ALBANY — The Times Union Center and its parent company, SMG, have filed a lawsuit charging breach of contract by John Scher, the veteran promoter who was to have co-produced the Jan. 26 concert at the arena with James Taylor and John Legend.
The gala event was planned to help celebrate the TU Center’s reopening after nearly $20 million in renovations earlier this year. It was canceled less than a week before the show when Scher, of Metropolitan Entertainment Consultants of New Jersey, was unable to pay his share of contracted advances to the two performers.
The suit, filed Tuesday in U.S. District Court for the Northern District of New York in Albany, is seeking more than $450,000 in economic damages, plus punitive and general damages.
TU Center General Manager Bob Belber, according to the 17-page, six-count complaint, made verbal agreements with Scher to split the cost of the artists’ advance, totaling half of their complete fees. Taylor was to be paid $600,000 and Legend $500,000. Scher, however, was unable to come up with half of the advance and could only pay 10 percent of the deposits at a later date. SMG paid the full advances and expected to be reimbursed by Scher, who then informed Belber that he had lost an investor and had no money for the project.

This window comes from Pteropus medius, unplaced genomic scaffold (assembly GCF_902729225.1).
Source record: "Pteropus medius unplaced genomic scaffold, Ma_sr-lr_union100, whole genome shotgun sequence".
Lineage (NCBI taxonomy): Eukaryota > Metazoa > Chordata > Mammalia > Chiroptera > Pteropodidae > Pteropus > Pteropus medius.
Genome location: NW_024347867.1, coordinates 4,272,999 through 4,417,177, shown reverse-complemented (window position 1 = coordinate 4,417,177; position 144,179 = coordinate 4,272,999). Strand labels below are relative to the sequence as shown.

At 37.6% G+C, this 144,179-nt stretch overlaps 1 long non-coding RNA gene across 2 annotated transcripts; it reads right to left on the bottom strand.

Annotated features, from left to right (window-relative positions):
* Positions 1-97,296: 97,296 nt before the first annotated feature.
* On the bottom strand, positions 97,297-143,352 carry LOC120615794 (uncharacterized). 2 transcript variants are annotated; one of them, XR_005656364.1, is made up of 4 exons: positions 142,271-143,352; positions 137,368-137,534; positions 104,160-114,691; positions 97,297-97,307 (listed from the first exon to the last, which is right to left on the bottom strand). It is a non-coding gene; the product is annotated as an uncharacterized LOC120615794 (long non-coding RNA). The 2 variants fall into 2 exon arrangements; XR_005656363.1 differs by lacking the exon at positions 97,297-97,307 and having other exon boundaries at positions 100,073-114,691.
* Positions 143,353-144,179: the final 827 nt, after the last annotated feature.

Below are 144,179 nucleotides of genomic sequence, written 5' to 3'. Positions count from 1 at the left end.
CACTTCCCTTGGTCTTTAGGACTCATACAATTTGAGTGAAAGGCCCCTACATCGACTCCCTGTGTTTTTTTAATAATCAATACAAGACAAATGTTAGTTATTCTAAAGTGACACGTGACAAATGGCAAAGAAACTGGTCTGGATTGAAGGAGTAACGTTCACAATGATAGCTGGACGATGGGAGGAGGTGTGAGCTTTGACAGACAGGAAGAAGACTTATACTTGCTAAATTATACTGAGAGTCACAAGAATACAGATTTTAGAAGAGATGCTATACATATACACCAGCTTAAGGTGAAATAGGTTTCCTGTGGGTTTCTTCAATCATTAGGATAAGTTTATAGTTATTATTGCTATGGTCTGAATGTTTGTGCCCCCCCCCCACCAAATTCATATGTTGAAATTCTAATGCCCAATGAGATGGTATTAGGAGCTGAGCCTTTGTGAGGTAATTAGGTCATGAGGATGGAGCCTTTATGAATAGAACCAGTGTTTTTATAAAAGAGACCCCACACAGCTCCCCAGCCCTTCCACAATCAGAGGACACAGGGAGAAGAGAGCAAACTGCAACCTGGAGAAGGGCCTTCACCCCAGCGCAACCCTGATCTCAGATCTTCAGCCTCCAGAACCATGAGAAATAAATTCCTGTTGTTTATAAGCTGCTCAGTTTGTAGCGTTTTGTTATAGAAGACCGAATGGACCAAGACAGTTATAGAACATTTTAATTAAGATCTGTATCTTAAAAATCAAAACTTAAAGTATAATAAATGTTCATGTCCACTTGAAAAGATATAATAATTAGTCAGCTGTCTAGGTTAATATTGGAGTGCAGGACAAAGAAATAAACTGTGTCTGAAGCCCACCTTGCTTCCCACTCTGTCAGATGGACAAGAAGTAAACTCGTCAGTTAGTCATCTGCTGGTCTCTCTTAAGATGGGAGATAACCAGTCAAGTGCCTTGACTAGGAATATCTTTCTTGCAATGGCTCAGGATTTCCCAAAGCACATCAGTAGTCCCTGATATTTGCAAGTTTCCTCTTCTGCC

While Taylor reportedly returned about $250,000 of his $300,000 advance, Legend did not, leaving the Albany County-owned TU Center short $356,881 in artist and agent deposits, marketing costs and printing expenses. The center also lost an estimated $100,000 in potential income.
On Jan. 19, the suit alleges, Samuel Feldman, a talent manager whose clients include Taylor, and Belber “attempt to save the concert by urging the artist to take a reduced fee to perform; but not all respond in a timely manner, and as of 9 p.m. on 1/20/18, the concert is officially canceled and a press release issued.”
Also see: Times Union Center gala featuring James Taylor, John Legend canceled, Jan. 21, 2018
The suit goes on to say the breach by Scher and Metropolitan Entertainment Consultants was so willful, wanton and wrongful as to warrant an award of punitive damages.
Belber entered into the agreement with Scher and MEC, according to the suit, “based on 20-plus years of close professional friendship and the successful co-promotion of other concerts with Scher, believed in and relied upon Scher’s integrity and word that he would and could act as co-promoter without restrictions in moving forward with the concert planning and execution.”
A court date has been set for November.